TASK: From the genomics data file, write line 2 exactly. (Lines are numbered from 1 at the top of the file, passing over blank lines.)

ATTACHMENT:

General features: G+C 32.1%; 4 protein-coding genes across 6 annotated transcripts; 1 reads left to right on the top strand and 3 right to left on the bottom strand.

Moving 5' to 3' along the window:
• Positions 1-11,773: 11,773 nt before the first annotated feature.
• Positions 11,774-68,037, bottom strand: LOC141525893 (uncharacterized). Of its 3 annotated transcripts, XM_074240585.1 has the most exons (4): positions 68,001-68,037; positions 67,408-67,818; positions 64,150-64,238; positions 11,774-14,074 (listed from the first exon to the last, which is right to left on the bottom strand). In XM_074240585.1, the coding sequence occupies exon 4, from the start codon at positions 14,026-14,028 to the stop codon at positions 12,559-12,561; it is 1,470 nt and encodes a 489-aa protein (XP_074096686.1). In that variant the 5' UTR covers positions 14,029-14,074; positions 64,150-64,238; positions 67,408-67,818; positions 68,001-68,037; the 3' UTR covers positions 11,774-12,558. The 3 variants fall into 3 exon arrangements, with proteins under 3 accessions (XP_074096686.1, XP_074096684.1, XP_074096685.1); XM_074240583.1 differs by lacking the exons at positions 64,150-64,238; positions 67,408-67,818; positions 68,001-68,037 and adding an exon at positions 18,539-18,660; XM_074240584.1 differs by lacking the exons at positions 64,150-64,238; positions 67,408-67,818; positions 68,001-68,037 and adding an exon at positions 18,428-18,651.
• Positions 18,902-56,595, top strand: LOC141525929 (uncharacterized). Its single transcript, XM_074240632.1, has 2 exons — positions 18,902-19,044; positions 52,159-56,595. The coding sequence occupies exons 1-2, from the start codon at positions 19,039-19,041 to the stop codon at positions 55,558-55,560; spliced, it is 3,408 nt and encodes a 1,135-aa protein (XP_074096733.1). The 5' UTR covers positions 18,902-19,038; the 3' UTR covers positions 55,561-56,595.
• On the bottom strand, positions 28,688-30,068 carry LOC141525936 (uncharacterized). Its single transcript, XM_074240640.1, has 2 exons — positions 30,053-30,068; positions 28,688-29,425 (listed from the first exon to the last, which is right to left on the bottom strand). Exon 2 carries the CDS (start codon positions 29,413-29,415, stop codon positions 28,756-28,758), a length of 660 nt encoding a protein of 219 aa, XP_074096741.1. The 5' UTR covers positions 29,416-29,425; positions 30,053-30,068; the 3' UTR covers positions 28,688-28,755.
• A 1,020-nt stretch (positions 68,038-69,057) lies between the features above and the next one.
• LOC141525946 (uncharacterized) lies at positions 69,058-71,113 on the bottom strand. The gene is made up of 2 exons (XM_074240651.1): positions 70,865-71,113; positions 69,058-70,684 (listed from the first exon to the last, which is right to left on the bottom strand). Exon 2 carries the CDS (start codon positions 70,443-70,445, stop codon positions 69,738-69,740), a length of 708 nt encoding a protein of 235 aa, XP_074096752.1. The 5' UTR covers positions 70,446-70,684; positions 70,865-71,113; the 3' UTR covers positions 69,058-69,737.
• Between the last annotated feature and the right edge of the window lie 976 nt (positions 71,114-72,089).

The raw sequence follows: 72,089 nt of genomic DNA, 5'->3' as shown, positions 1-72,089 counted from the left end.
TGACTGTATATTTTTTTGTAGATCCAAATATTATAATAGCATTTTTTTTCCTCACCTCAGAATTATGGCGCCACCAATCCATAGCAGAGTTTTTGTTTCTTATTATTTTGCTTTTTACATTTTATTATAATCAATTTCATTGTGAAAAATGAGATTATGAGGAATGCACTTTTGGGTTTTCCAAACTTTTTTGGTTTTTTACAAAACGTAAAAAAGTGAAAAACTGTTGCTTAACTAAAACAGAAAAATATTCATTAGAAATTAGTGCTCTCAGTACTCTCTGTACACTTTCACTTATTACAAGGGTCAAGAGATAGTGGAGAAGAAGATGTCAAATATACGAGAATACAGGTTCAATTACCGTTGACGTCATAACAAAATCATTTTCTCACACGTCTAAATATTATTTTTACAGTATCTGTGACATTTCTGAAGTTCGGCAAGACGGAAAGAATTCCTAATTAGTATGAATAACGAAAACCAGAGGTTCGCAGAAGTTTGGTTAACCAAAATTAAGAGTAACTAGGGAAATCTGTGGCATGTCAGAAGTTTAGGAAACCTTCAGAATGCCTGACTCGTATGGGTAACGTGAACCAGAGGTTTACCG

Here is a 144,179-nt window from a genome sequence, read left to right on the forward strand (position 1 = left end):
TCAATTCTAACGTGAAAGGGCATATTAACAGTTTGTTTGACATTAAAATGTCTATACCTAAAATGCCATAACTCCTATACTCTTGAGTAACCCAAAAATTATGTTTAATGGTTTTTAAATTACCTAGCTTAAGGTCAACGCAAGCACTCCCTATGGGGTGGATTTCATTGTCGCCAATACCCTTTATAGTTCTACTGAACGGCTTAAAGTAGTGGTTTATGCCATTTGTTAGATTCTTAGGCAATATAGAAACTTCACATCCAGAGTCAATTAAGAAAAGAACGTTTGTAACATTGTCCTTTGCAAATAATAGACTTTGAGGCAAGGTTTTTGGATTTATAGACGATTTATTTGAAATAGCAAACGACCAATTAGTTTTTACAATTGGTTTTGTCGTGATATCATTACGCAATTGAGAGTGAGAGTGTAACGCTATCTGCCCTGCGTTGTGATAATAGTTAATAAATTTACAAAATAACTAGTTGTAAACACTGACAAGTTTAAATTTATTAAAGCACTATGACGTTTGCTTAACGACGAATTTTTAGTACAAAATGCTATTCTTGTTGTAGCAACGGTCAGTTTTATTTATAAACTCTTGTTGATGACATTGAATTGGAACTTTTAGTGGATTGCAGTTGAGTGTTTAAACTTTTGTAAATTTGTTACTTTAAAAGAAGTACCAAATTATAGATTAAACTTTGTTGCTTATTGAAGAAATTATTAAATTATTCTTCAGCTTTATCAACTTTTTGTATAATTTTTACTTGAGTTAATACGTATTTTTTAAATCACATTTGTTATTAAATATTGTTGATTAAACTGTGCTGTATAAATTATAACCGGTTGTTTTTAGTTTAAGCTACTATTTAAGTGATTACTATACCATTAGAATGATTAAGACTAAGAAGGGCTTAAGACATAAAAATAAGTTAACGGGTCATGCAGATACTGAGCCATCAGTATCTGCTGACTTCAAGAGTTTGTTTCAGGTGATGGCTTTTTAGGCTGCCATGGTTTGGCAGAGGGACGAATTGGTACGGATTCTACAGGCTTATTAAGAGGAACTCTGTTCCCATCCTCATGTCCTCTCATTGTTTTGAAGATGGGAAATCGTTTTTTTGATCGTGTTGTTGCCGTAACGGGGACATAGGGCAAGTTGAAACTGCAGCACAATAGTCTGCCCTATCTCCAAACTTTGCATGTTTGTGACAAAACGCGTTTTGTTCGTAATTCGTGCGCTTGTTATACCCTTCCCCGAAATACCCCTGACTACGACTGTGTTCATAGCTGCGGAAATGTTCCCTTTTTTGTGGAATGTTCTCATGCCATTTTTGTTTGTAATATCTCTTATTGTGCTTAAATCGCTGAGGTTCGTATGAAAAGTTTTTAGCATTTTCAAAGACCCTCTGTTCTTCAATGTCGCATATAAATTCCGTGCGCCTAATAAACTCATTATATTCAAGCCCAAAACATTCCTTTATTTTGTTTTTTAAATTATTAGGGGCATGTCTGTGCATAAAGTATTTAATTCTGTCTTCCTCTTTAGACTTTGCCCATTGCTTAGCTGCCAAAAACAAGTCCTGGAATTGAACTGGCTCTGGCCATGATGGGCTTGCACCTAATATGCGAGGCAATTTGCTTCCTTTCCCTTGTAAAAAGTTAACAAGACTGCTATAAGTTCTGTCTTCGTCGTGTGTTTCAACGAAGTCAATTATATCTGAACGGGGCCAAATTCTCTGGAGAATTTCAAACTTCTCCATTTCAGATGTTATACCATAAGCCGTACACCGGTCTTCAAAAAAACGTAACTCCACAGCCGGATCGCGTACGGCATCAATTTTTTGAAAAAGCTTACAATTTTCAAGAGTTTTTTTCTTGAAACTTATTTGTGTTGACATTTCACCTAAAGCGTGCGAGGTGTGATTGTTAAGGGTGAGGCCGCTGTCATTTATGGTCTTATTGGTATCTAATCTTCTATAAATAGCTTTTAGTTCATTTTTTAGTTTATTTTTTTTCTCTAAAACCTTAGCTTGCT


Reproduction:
Moving 5' to 3' along the window: